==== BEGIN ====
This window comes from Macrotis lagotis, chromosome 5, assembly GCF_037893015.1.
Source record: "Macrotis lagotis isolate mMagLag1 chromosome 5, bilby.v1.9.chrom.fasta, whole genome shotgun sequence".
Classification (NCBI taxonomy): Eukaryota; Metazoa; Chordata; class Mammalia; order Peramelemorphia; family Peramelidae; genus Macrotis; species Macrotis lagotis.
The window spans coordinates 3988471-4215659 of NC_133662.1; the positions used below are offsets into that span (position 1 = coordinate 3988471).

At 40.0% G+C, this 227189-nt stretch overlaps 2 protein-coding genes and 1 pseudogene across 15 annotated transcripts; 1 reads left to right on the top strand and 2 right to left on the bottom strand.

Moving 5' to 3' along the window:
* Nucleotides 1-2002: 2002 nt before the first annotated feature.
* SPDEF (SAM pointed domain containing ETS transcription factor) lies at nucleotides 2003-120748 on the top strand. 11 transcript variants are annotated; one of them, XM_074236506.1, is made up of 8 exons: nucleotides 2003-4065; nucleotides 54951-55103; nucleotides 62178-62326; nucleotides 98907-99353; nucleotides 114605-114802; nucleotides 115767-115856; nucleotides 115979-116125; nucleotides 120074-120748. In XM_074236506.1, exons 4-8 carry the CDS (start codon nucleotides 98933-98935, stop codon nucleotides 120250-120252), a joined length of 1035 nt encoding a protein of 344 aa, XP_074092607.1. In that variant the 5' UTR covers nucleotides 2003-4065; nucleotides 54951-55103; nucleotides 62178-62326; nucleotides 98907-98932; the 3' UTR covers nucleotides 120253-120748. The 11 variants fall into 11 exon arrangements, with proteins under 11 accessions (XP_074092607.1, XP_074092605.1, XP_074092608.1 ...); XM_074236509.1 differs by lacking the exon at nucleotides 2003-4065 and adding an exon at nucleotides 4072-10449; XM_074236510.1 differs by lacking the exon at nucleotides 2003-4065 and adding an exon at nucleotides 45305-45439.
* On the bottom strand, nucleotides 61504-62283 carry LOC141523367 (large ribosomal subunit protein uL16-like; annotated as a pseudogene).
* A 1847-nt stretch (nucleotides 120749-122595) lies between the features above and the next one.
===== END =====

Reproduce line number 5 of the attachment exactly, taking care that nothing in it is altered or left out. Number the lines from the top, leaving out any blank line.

At 40.0% G+C, this 227189-nt stretch overlaps 2 protein-coding genes and 1 pseudogene across 15 annotated transcripts; 1 reads left to right on the top strand and 2 right to left on the bottom strand.